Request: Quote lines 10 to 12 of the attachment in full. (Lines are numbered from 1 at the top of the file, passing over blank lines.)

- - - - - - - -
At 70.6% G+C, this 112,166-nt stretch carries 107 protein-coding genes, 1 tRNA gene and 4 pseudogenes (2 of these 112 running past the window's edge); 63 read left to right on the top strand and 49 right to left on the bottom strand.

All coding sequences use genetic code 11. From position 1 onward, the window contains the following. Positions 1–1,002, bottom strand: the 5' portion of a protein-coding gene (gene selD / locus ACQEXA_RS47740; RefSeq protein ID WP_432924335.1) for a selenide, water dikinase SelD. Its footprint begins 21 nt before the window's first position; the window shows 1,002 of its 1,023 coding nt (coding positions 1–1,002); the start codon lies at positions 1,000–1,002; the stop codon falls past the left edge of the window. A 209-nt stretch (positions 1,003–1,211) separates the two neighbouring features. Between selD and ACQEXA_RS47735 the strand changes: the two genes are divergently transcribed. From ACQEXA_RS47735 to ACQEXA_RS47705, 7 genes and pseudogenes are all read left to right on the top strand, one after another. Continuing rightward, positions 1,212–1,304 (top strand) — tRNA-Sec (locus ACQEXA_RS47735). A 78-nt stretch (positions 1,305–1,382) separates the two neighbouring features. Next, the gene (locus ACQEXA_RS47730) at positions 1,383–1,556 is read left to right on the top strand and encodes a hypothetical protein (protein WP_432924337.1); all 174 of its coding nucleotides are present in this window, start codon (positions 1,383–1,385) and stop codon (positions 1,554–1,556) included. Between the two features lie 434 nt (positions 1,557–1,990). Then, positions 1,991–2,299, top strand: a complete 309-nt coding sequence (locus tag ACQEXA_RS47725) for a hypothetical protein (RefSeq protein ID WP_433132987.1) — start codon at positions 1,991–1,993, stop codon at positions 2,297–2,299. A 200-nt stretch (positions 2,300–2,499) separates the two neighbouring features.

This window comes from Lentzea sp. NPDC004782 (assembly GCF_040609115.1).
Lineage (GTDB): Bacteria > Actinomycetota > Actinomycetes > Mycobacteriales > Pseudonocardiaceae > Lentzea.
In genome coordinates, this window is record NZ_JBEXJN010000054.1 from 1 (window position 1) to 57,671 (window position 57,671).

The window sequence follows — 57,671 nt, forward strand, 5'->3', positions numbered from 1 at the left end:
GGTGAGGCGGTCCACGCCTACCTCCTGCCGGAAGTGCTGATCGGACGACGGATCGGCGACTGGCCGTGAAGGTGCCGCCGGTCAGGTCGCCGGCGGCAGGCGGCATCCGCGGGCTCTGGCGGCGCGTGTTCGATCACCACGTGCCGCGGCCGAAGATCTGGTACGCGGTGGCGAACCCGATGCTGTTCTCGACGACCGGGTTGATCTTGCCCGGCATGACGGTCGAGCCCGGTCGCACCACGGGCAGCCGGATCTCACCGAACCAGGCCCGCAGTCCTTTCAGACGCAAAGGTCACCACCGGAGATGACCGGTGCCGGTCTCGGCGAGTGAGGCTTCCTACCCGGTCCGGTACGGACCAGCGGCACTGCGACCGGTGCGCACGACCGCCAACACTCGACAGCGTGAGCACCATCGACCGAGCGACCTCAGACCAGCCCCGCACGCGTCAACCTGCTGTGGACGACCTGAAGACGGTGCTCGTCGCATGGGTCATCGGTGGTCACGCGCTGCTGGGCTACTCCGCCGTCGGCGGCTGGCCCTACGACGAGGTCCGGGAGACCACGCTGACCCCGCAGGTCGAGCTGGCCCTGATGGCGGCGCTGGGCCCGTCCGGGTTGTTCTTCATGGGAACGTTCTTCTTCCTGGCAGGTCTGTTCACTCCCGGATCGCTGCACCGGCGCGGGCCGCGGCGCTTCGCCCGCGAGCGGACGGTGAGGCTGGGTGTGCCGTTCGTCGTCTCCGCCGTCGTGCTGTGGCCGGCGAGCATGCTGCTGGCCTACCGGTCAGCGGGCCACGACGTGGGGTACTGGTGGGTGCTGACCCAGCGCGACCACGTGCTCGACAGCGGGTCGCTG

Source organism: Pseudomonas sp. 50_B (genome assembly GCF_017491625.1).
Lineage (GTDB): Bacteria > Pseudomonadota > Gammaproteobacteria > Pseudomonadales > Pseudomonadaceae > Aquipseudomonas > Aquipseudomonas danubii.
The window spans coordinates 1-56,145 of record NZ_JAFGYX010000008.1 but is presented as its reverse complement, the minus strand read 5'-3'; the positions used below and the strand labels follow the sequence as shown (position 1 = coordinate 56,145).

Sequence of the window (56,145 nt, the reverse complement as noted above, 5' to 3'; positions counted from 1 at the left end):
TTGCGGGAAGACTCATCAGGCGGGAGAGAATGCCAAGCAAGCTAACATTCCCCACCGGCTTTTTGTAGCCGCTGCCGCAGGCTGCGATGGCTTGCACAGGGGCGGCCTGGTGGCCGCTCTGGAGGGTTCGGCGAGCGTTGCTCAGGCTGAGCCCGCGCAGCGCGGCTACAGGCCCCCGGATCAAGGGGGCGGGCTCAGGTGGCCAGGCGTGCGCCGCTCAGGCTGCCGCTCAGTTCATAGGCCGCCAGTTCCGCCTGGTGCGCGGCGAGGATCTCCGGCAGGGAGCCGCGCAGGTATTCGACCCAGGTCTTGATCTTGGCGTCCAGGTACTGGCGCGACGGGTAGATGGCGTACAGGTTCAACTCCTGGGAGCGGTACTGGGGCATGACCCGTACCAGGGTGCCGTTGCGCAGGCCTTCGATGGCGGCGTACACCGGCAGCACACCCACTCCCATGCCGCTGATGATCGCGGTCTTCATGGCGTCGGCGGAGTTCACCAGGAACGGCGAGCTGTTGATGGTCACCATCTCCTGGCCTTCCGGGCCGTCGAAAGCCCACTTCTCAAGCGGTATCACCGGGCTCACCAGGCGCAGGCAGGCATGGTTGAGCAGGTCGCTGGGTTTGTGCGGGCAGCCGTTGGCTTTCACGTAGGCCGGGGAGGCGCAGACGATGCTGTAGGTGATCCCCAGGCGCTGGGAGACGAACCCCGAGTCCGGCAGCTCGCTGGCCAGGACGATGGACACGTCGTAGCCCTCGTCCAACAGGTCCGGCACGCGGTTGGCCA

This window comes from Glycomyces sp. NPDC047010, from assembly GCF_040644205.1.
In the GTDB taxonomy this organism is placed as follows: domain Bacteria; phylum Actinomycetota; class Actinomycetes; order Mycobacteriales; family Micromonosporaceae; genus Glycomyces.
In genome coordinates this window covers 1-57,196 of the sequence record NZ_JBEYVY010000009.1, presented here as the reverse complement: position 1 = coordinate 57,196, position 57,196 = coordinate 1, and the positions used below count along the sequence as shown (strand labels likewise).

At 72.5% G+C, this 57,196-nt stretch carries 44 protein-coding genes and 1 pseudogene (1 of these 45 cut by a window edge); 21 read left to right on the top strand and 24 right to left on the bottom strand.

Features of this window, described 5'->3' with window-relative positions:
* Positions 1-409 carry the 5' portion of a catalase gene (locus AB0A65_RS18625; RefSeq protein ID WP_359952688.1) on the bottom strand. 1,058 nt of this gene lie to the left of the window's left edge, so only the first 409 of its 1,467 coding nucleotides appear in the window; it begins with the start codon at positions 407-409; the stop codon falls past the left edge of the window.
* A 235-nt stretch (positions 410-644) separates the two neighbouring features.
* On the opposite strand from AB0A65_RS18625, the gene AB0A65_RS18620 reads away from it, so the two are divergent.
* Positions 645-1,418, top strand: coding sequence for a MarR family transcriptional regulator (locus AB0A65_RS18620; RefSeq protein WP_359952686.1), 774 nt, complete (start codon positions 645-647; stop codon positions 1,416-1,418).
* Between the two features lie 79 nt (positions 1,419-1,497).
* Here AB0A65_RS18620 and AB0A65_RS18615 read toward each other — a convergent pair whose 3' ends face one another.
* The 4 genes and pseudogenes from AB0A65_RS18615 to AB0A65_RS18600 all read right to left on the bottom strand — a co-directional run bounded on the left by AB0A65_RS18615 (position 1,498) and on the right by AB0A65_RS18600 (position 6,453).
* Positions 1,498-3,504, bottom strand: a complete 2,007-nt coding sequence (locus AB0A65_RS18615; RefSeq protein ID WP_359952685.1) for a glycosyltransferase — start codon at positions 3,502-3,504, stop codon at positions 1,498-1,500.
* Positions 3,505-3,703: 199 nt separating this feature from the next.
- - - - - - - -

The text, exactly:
The window spans coordinates 1-56,145 of record NZ_JAFGYX010000008.1 but is presented as its reverse complement, the minus strand read 5'-3'; the positions used below and the strand labels follow the sequence as shown (position 1 = coordinate 56,145).

Sequence of the window (56,145 nt, the reverse complement as noted above, 5' to 3'; positions counted from 1 at the left end):
TTGCGGGAAGACTCATCAGGCGGGAGAGAATGCCAAGCAAGCTAACATTCCCCACCGGCTTTTTGTAGCCGCTGCCGCAGGCTGCGATGGCTTGCACAGGGGCGGCCTGGTGGCCGCTCTGGAGGGTTCGGCGAGCGTTGCTCAGGCTGAGCCCGCGCAGCGCGGCTACAGGCCCCCGGATCAAGGGGGCGGGCTCAGGTGGCCAGGCGTGCGCCGCTCAGGCTGCCGCTCAGTTCATAGGCCGCCAGTTCCGCCTGGTGCGCGGCGAGGATCTCCGGCAGGGAGCCGCGCAGGTATTCGACCCAGGTCTTGATCTTGGCGTCCAGGTACTGGCGCGACGGGTAGATGGCGTACAGGTTCAACTCCTGGGAGCGGTACTGGGGCATGACCCGTACCAGGGTGCCGTTGCGCAGGCCTTCGATGGCGGCGTACACCGGCAGCACACCCACTCCCATGCCGCTGATGATCGCGGTCTTCATGGCGTCGGCGGAGTTCACCAGGAACGGCGAGCTGTTGATGGTCACCATCTCCTGGCCTTCCGGGCCGTCGAAAGCCCACTTCTCAAGCGGTATCACCGGGCTCACCAGGCGCAGGCAGGCATGGTTGAGCAGGTCGCTGGGTTTGTGCGGGCAGCCGTTGGCTTTCACGTAGGCCGGGGAGGCGCAGACGATGCTGTAGGTGATCCCCAGGCGCTGGGAGACGAACCCCGAGTCCGGCAGCTCGCTGGCCAGGACGATGGACACGTCGTAGCCCTCGTCCAACAGGTCCGGCACGCGGTTGGCCA